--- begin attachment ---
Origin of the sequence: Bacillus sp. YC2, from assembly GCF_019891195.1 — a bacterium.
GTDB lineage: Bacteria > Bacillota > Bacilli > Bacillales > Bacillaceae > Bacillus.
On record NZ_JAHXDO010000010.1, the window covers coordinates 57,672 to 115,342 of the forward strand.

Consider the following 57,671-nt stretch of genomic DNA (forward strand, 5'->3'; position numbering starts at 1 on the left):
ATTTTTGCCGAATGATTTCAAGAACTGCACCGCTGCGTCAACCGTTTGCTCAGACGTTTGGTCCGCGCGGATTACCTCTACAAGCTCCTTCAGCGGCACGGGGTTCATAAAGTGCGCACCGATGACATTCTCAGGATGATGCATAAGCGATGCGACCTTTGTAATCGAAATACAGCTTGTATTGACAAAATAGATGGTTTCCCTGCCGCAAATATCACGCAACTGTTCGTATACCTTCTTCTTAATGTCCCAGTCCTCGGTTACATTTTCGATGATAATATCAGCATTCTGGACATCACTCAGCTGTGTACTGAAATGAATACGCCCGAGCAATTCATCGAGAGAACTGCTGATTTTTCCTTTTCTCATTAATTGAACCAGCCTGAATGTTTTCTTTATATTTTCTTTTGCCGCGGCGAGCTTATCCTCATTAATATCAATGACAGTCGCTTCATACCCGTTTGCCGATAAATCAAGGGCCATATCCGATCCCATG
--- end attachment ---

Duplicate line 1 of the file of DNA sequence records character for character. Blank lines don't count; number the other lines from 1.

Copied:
Origin of the sequence: Bacillus sp. YC2, from assembly GCF_019891195.1 — a bacterium.